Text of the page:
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Dunbar coach’s demeanor helps mold city champions
(Published April 5, 1999)
By ANTHONY EDWARDS
Three weeks ago during the City Title game, in which Dunbar High School upset top-ranked Gonzaga, senior point guard Brian Chase made a bad pass and then glanced over at his coach, Gary Lampkins.
The coach "just gave me a calm look and vote of confidence," Chase said. A few plays later Chase hit a three-pointer from NBA range.
With under a minute to go, Bernard Robinson hit the biggest basket of the game and was fouled. He looked over to the bench where everyone else was going crazy, except for coach Lampkins. Lampkins gave Robinson a determined look and a confident nod. Robinson hit the free-throw and the Crimson Tide won its first city championship game since 1993.
During post-game interviews, knowing Dunbar had dominated the area in basketball earlier in the ‘90s and that people were bound to compare him to then-coach Mike McLeese, Lampkins had his chance to let everyone know that he had made it, but he humbly gave all the credit to his kids.
"I’m just fortunate to be a part of this," he said. "I’m more happy for them, and what they’ve accomplished."
Growing up as the middle child of six brothers and sisters, in a single-parent home in the notorious Valley Green neighborhood of Southeast Washington, Lampkins displays a calm and unassuming demeanor today that most folks might not expect. But, he said, "growing up with that many children around, you learn humility at a young age."
When he wasn’t being well versed on the do’s and don’ts that all younger siblings go through, Lampkins spent most of his days playing football for the No. 11 Police Boys Club in Southeast.
"I loved it, and the teams I was on were fortunate enough to win five championships in five years," he said. There he not only learned how to be a winner, but also learned life lessons from his mentor, Dr. Joe Carr. "He helped me not only with sports and things like that, but with life as well," Lampkins said.
Upon graduating from Ballou Senior High School in 1978, with some help from Carr, Lampkins received a basketball scholarship to attend Yakima Valley Community College in Yakima, Wash.
When talking to Lampkins, you get the feeling that it was there he developed a certain spirituality and even greater degree of humility.
"You see people everyday complain about this and that, but when you visit a reservation and see what some Native Americans have to go through in a place that was originally there’s, you learn a lot about complaining, quick," he said.
"I grew very close to the people there, and learned a lot from them."
After receiving his AA degree in general studies from Yakima, he went to Grand View College in Des Moines, Iowa, where he became the first African-American to obtain a degree in English at that institution.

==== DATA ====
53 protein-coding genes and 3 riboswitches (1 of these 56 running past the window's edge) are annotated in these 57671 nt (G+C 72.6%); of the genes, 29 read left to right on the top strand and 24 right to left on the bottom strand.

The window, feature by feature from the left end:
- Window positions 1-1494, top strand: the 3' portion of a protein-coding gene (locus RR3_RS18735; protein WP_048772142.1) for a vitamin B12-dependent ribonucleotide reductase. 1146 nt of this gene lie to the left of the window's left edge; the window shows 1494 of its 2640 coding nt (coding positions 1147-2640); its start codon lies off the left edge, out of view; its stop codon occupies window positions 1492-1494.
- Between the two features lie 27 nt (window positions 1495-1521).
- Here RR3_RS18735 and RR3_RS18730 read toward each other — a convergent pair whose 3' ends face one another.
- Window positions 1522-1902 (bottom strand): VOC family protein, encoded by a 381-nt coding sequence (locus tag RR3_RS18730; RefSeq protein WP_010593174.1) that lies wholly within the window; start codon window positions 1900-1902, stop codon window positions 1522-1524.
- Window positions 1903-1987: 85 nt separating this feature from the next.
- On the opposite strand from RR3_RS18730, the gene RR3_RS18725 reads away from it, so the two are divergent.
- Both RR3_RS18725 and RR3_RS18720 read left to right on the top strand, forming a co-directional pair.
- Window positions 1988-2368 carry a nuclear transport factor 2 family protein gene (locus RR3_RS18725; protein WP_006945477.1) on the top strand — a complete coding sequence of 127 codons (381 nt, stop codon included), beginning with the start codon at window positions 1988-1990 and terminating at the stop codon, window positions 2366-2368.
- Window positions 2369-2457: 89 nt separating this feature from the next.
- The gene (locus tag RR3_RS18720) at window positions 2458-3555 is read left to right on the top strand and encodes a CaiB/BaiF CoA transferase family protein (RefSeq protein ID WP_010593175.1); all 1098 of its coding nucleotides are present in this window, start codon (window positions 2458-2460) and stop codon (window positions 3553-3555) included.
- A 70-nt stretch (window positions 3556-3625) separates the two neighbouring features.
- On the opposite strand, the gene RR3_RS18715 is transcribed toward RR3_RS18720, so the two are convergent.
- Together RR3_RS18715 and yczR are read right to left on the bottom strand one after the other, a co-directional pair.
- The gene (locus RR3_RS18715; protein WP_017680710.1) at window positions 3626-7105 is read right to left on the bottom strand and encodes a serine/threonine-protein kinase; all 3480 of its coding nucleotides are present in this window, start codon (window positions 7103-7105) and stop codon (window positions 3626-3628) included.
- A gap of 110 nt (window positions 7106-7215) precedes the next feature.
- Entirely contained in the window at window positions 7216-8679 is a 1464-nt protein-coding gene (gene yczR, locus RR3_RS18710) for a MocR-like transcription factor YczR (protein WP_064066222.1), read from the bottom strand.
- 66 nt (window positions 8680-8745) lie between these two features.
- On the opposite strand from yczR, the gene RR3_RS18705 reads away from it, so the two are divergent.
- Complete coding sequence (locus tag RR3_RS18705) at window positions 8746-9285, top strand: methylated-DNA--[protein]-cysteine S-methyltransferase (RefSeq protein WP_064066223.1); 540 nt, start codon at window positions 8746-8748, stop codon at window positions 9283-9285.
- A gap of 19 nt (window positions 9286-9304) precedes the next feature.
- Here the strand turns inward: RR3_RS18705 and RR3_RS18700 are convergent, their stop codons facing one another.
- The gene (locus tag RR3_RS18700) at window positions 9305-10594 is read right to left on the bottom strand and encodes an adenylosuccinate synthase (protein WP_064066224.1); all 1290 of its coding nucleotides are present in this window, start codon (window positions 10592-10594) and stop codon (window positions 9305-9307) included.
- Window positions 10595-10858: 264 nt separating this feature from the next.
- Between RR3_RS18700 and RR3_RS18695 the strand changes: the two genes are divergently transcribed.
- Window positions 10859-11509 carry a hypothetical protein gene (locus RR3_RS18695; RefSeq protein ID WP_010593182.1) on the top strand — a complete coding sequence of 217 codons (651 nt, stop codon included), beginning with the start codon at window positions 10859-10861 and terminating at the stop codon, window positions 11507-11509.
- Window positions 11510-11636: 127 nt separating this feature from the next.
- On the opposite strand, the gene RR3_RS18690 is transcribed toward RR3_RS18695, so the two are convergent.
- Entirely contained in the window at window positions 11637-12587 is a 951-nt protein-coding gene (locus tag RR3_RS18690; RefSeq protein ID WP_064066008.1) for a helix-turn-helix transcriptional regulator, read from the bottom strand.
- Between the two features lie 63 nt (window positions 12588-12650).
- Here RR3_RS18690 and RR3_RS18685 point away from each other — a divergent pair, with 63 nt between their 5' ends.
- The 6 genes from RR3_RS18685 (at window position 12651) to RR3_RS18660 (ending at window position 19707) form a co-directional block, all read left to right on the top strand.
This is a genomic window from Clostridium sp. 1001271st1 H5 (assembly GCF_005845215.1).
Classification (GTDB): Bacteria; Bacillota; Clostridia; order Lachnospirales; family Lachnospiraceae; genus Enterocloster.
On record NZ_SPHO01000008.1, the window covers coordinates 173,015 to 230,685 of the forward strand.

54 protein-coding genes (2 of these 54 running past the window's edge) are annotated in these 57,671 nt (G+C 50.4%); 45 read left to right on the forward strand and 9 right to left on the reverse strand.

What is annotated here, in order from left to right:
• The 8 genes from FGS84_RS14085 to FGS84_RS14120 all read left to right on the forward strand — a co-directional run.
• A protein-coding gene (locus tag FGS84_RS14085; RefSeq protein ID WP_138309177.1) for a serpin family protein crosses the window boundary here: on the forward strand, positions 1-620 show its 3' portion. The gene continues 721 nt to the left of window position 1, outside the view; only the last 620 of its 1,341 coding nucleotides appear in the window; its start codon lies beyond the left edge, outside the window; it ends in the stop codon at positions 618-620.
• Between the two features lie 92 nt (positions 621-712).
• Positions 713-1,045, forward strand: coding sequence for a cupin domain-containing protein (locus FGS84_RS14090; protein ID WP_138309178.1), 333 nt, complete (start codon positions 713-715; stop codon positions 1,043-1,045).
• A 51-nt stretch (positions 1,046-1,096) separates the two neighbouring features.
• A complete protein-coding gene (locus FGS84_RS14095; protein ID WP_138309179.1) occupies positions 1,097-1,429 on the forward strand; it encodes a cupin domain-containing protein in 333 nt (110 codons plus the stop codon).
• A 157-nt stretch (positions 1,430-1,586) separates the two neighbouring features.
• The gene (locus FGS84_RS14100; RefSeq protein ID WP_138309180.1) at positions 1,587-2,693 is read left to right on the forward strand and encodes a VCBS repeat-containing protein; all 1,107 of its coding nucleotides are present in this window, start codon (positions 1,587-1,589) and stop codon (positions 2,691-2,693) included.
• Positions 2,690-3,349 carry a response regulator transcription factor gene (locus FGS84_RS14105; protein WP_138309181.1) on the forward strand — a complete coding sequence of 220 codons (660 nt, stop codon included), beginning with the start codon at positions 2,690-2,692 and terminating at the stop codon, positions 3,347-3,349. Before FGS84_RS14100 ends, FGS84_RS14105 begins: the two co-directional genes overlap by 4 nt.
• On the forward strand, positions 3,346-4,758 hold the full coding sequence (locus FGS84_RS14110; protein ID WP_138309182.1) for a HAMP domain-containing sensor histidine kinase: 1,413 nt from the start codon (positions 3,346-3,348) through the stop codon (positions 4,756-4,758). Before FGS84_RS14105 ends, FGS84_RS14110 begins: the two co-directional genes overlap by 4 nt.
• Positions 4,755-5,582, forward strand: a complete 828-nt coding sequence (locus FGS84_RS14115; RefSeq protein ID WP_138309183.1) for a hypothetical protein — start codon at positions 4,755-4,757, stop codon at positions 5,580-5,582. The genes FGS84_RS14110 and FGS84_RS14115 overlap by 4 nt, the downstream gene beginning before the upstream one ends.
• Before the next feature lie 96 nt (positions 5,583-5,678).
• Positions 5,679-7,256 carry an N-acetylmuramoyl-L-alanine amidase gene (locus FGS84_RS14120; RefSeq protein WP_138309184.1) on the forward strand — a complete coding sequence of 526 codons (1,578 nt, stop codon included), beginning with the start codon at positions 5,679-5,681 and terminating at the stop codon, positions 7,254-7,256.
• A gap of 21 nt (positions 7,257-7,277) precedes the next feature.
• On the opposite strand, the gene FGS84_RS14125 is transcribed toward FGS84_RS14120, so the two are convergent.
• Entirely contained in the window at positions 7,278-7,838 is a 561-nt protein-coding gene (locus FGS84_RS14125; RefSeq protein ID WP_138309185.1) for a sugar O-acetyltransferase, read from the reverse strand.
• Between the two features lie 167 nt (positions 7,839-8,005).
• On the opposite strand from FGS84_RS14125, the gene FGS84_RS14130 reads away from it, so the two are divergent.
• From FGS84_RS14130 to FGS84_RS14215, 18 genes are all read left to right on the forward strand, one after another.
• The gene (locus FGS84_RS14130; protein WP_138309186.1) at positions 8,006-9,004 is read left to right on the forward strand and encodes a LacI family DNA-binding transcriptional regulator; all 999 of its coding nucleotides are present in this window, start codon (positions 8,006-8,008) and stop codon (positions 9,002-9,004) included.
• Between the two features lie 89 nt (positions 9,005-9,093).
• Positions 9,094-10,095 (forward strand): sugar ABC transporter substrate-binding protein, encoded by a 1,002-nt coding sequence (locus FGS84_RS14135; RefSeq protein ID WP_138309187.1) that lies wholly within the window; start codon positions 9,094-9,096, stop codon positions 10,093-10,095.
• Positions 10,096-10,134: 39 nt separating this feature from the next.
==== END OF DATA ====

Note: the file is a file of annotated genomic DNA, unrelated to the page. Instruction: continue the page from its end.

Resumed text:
Soon after school, he received an invitation to return home to D.C. to try out for the then Washington Bullets. After his release from the team, he started his career in coaching. His cool-but-intense manner probably made him an easy candidate for a job as the head coach of L.A. Hair, a basketball team in Maryland. In his three years as the head coach, the team accumulated a record of 121-9 and won two titles.
Lampkins said his true calling seemed to be coaching in the District, though, so in 1992 he came to John Carroll Senior High School, where he became the freshman coach. As a testament to Lampkins’ positive presence on a team, the same freshman team that had never had a winning season before, played powerhouse DeMatha for the league championship and finished the season at 22-5.
In ‘94 he decided to move from the Catholic school ranks to the DCIAA (District of Columbia Interscholastic Athletic Association). It was at Dunbar that he joined the coaching staff as an assistant, then became the head coach the following year. "I was truly blessed to have been given a chance like this so early," Lampkins said.
His teams have steadily made their way up the ranks in the District as they have finished with a first-round loss to eventual champion Anacostia his first year, then places of fourth, third, and the title this year.
Lampkins said he really has no desire to be praised for the job he does. He is quick to help one of his athletes out with a difficulty in their game, but is just as willing to help them out when they are experiencing a personal problem.
As the subject of basketball goes, his philosophy in many ways translates into an idealistic perspective that not too many coaches take on.
"Some people say that a team usually mirrors their coach’s personality," he said. "I don’t know if that is always true, but it would be a compliment to me if I was blessed to have all the fine attributes that this team has as a group."
Copyright 1999, The Common Denominator